• Remedy by pushing the reed further into the reed seat. Don't go too far as this may cause instability on F and possibly a crow on High A. Be aware that sinking the reed will also sharpen the higher notes more than it will the lower notes. In either direction, the higher notes will be more affected than the lower notes when a reed is repositioned.

  • If the reed is too hard, reducing the opening will help both issues.

  • If the pitch is still too low, shortening the reed is the only other option.


  • Reposition the reed higher in the reed seat. This will also flatten the higher notes more than it will the lower notes.

  • The reed may be too dry - check your moisture control system.

  • If the reed is too easy, enlarge the opening.


  • Lifting the reed will help to restore balance, however this will lower your overall pitch.

  • If the reed is too hard - try thinning the blades. Concentrate on thinning the middle to top area and also towards the sides of each blade. Ensure that the blades have the same amount of give and that the reed is vibrating efficiently.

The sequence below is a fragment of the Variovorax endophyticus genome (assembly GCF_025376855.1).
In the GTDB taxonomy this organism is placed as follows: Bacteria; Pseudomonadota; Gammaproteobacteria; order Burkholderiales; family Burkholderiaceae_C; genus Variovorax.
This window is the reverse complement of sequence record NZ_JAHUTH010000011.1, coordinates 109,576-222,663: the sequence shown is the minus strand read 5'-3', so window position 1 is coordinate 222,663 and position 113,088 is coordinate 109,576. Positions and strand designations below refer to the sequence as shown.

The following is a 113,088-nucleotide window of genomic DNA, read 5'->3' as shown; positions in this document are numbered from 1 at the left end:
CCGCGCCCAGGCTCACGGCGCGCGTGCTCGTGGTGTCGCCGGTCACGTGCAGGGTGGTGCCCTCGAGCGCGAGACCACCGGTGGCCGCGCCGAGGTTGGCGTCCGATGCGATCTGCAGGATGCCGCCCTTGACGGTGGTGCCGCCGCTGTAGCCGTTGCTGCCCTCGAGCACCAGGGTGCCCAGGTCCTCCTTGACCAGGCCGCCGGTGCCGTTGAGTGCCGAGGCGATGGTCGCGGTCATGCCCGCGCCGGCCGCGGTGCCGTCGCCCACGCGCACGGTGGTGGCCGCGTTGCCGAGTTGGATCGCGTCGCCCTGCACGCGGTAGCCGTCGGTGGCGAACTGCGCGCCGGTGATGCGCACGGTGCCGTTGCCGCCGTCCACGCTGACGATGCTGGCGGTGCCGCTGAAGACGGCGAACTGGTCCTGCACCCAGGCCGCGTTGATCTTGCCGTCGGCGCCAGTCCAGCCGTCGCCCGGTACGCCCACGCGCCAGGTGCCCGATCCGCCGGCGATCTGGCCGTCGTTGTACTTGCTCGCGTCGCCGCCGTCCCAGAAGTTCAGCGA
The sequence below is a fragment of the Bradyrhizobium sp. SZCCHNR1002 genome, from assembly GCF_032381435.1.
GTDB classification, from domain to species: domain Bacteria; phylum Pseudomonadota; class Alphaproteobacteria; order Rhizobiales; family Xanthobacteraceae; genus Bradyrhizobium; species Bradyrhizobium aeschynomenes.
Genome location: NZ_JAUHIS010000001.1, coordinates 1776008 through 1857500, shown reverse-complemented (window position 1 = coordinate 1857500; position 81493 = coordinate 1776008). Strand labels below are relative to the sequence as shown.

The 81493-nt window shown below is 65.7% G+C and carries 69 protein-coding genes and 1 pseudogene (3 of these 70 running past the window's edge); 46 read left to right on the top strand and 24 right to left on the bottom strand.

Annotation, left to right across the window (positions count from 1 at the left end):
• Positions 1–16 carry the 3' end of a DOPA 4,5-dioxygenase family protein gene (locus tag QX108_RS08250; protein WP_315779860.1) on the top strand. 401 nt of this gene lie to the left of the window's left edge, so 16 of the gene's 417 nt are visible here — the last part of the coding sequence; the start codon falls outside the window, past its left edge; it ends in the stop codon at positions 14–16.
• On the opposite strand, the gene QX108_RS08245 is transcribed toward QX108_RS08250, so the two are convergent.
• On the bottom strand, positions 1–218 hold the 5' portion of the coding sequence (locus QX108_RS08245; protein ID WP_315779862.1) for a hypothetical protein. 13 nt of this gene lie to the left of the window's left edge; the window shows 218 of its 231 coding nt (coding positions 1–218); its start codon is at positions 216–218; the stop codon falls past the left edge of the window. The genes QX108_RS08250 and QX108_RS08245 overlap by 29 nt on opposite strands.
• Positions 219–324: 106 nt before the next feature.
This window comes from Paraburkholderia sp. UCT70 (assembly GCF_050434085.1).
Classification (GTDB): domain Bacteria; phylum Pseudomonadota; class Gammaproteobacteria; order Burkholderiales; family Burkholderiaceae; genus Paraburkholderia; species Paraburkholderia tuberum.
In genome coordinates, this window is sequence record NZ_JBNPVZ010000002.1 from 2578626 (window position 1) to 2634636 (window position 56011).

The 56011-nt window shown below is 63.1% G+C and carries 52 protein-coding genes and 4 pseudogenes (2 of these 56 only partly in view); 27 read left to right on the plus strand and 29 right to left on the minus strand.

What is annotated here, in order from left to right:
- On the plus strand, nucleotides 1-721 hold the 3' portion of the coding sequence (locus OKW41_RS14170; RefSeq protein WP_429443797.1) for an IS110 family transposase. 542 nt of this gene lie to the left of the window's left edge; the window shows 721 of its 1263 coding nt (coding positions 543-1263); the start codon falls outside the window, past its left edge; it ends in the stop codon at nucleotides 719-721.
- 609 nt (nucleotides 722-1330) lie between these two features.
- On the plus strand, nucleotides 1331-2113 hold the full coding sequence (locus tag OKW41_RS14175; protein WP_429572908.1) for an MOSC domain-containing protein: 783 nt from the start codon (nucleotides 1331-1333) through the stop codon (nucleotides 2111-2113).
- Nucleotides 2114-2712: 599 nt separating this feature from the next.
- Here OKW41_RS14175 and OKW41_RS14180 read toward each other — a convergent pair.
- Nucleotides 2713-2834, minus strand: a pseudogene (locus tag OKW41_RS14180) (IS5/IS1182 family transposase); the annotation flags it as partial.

• Slightly thinning the sound box will also help to free up the top hand, but going too far here will compromise stability.

  • Enlarge the opening and if necessary thin the blades to compensate.


  • Sink the reed, however this will raise your overall pitch.


  • If the reed is too hard, thin the center of the top section just short of the tips.

  • If this fails, slightly thin the sound-box area or round off the shoulders.

  • Ensure that both blades are matched for strength and that the reed is vibrating freely.